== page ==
SOCOM: U.S. Navy SEALs Tactical Strike Review


I'm not sure why, but Sony's PSP mantra seems to be, “Portable versions of beloved franchises mustn't bear any resemblance to their console bigger brothers. Instead, we need tactical gameplay, dammit!” When the PSP first game out, Metal Gear Solid was the first to get this treatment, with the release of the two admittedly excellent Metal Gear Ac!d titles. Next came Final Fantasy, with the remake of the original Final Fantasy Tactics. Now, PSP owners have been treated to a tactical portable version of the popular SOCOM franchise. I'm not complaining, as most of these have been rather good games, but if someone stopped you on the street and said, “Hey man… which system should I get for tactical versions of established action and RPG titles?” your answer would have to be the PSP.

The popular online shooter SOCOM doesn't make the jump quite as well as Final Fantasy or Metal Gear did, but Tactical Strike is still a very enjoyable game. If you aren't familiar with the SOCOM series, all you really need to know is that you're in charge of a four person squad of Marines who are there to shoot at bad guys, terrorists and non-Christians (haha… just kidding… sort of). The structure of Tactical Strike is essentially the same, though the gameplay is slightly different. You'll still control four Marines, but instead of dealing out well-placed headshots, you'll be placing them around the battlefield in a game that more resembles Chess than the ‘shoot first, ask questions later' theme of the console versions.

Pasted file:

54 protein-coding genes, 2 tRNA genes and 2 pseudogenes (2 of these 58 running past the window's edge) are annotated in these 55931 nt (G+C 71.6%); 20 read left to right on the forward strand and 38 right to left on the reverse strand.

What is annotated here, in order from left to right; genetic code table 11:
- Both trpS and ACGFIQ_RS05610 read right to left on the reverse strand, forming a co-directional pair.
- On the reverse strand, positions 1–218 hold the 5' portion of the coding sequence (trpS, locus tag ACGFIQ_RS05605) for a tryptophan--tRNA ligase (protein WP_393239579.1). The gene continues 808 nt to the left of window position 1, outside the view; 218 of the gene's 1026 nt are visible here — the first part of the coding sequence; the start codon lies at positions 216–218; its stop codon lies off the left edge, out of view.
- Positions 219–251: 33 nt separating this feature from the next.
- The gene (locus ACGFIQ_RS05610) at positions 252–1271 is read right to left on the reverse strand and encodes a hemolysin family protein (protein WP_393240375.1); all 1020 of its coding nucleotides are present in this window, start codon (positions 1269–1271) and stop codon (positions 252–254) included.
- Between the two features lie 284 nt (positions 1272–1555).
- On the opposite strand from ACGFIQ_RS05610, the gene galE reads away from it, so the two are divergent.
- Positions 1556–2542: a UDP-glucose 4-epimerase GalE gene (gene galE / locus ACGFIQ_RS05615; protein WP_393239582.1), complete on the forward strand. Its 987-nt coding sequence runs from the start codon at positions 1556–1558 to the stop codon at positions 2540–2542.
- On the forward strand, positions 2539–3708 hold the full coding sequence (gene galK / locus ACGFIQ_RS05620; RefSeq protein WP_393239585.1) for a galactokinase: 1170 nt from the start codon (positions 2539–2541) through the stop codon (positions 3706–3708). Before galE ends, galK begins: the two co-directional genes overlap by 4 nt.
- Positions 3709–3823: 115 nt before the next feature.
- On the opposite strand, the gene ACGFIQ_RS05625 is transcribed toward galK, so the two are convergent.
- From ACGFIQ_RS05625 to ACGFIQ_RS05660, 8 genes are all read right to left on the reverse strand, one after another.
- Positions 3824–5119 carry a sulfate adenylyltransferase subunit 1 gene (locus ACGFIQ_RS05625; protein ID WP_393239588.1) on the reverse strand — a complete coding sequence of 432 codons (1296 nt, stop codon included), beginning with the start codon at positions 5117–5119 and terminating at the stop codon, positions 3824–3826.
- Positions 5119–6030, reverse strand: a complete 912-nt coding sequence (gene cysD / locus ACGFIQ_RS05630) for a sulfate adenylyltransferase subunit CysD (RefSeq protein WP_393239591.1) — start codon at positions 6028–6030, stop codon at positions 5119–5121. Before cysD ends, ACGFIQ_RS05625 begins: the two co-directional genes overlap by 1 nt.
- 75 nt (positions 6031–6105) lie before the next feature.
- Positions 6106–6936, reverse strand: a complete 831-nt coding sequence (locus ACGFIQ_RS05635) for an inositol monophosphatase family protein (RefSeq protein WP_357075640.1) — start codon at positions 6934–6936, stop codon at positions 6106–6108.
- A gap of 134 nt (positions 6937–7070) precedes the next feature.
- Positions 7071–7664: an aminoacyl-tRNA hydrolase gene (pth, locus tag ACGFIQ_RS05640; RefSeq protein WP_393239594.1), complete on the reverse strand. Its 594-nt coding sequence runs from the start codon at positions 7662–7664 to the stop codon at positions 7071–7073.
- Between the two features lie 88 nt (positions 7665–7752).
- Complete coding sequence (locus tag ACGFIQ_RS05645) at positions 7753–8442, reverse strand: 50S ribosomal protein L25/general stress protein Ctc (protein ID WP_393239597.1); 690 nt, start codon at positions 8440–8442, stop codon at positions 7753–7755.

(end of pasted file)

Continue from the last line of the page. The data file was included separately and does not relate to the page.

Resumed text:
The best way to think of Tactical Strike is to imagine what Final Fantasy Tactics or Jeanne D'Arc would be without the standard grid-based movement. Instead, you have the freedom to move one or all of your characters pretty much where you want, but the ideas of setting up attacks and planning ahead are still intact. For example, the first level places your squad in a South American country where some rebels have captured a U.S. official and a higher up in the local government. You'll have four Marines to work with so you'll want to use one of two to attack and the others to cut off the rebel's escape route. After you play with the game for a bit, you'll realize that it makes almost as much sense to present SOCOM in this manner as it does in the conventional shooter model.

As badly as I really wanted to like this game, it has a few issues that, in the end, I just couldn't get past. My main complaint was the game's camera. One of the things that make other tactical games work is that you can view the entire map at once from above. Tactical Strike doesn't allow that luxury. Instead, you'll still have the same behind-the-back view that only works marginally well in the SOCOM action titles. Here, it can be absolutely maddening. On more than one occasion, I was ambushed by enemies, not because I was playing sloppily, but because I couldn't see around the next corner. Frustrating doesn't even begin to describe it.